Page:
A Coventry school which told pupils their bikes would be confiscated if they did not wear a helmet when riding to and from the school claims it has seen an increase in cycling. “Cycling to school is not being made more difficult, but it is being made safer for all,” said Finham Park assistant headteacher Chloe Buckenham.
The school’s policy reads: “Students who cycle to school must wear a helmet and will not be permitted to leave school with their bicycle if they do not have one.”
It adds: “If you arrive at school with a bike that is not roadworthy or you do not have a helmet you will not be allowed to lock it up in the bike sheds.
“Your bike will be stored securely and you will not be able to take it home until you arrive with a cycle helmet.
“If your bike is not roadworthy your parents or carers will have to come and collect it for you from school.”
Speaking in December, David McKeegan, whose son attends the school, said: “As a responsible parent, I did my research and decided to allow my son to ride without a helmet.
“Now that Finham has overruled my decision by making helmets compulsory, my son no longer cycles to school.”
However, the school itself claims more McKeegan’s son is in the minority.
Buckenham told the Coventry Telegraph: “We do not seek to restrict students’ cycling, but promote it through our healthy ‘bike safely’ campaign that is supported by the community as it is promoting cycling with due care and attention to other road users and pedestrians.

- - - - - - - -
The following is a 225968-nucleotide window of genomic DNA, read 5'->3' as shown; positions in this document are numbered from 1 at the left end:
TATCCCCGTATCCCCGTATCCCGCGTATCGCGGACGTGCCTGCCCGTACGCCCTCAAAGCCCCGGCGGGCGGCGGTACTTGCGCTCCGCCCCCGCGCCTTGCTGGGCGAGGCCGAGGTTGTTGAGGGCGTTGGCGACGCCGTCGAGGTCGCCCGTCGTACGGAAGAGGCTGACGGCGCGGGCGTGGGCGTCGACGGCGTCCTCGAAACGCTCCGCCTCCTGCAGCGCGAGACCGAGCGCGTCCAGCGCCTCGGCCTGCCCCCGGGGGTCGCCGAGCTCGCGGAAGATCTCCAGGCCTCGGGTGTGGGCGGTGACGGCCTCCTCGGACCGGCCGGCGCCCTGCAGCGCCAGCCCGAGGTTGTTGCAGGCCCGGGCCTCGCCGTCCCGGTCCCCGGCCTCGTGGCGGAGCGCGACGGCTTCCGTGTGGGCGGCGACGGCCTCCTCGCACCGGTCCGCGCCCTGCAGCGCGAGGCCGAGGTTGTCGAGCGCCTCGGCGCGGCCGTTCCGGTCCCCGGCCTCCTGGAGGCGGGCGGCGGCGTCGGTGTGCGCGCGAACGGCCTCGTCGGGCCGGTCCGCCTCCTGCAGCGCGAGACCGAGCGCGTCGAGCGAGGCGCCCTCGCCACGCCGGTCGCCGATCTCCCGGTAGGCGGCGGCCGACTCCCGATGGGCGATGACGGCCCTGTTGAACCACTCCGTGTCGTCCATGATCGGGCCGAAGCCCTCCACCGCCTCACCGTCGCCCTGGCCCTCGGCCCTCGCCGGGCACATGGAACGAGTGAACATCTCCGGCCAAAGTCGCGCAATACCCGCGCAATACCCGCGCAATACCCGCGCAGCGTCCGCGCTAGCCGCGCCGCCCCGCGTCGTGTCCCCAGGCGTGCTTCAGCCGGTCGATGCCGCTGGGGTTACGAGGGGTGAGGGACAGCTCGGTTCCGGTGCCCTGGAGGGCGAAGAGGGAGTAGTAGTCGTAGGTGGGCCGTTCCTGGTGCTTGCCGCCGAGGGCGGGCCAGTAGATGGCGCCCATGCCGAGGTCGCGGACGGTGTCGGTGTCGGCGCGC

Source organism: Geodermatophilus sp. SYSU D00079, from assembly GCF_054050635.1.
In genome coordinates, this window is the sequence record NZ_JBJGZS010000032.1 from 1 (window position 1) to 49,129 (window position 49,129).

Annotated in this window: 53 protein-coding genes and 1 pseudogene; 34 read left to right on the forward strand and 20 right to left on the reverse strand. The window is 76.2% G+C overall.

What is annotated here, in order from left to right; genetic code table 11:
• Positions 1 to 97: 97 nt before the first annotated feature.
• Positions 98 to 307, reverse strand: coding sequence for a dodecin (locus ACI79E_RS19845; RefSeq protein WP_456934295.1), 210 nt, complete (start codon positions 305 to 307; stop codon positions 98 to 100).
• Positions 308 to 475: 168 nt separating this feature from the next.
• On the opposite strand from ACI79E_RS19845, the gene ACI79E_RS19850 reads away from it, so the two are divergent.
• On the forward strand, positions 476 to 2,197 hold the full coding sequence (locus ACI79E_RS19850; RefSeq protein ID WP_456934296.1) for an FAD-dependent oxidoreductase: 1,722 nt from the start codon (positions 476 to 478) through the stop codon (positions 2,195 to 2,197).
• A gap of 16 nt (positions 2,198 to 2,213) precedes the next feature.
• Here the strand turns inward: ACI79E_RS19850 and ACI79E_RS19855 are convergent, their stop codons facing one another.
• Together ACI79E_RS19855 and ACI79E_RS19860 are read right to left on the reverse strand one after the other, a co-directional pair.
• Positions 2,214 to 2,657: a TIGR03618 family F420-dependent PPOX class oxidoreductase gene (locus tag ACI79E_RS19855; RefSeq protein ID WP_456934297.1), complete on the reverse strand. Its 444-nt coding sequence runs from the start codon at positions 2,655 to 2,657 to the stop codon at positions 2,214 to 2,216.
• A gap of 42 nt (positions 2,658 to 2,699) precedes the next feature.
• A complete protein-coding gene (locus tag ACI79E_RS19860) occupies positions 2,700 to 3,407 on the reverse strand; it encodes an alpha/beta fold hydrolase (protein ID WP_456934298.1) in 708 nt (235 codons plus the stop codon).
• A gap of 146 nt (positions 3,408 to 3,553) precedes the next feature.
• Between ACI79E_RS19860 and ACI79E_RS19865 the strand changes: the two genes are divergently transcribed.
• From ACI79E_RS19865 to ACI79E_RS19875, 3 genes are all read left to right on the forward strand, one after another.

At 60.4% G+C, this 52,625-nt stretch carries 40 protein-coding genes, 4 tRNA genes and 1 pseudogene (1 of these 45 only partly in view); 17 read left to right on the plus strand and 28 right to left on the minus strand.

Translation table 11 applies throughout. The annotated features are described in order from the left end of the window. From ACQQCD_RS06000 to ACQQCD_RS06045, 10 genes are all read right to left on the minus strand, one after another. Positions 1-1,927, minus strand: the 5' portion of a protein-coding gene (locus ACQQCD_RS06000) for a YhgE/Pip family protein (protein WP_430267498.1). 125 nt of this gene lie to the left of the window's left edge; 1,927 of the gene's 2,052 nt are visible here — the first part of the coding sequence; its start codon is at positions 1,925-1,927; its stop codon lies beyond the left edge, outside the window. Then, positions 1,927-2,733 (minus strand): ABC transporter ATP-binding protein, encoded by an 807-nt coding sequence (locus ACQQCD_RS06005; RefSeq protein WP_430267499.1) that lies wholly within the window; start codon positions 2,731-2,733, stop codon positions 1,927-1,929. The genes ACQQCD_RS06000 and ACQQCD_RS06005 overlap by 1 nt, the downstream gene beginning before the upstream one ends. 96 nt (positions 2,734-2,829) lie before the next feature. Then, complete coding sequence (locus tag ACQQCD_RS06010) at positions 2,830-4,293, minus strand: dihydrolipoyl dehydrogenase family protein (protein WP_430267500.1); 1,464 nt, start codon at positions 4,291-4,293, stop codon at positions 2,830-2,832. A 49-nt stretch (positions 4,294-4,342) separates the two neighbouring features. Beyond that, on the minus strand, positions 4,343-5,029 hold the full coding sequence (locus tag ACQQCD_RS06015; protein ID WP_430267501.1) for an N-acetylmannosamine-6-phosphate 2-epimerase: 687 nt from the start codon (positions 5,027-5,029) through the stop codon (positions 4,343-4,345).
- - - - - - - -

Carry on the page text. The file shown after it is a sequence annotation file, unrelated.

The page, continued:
“We and other schools have seen an increase in the number of students cycling to school and a reduction in the number of accidents involving bikes on roads as students behave more sensibly cycling to and from school.
“We are supporting the vast majority of parents who want their child to cycle as safely as possible to school. Cycling to school is not being made more difficult, but it is being made safer for all.”
Asked if any bikes had been confiscated in line with the school policy, Buckenham replied: “Students collect their bikes at the end of the day.”
Cycling UK has said that a number of schools are overreaching with regards to their cycle policies.
We’ve previously reported on a Surrey school which told its students they could only cycle to school if they fitted a number plate to their bike; a school in St Albans which said it would suspend children caught riding to school on the pavement or without a helmet; and a Nottingham school that has banned cycling entirely in response to "extremely dangerous" cycling by some students.
In a statement, Cycling UK said: “Despite advice from the Department for Education that schools are not responsible for pupils travelling independently to and from school, Cycling UK has learned recently of at least three schools that are implementing policies directly affecting pupils’ cycling journeys.
“Cycling UK believes these policies will seriously affect pupil uptake of cycling. The charity has since written to these schools offering its advice on how to encourage cycling and make it safer for pupils. Any reduction in pupil physical activity will have health implications.”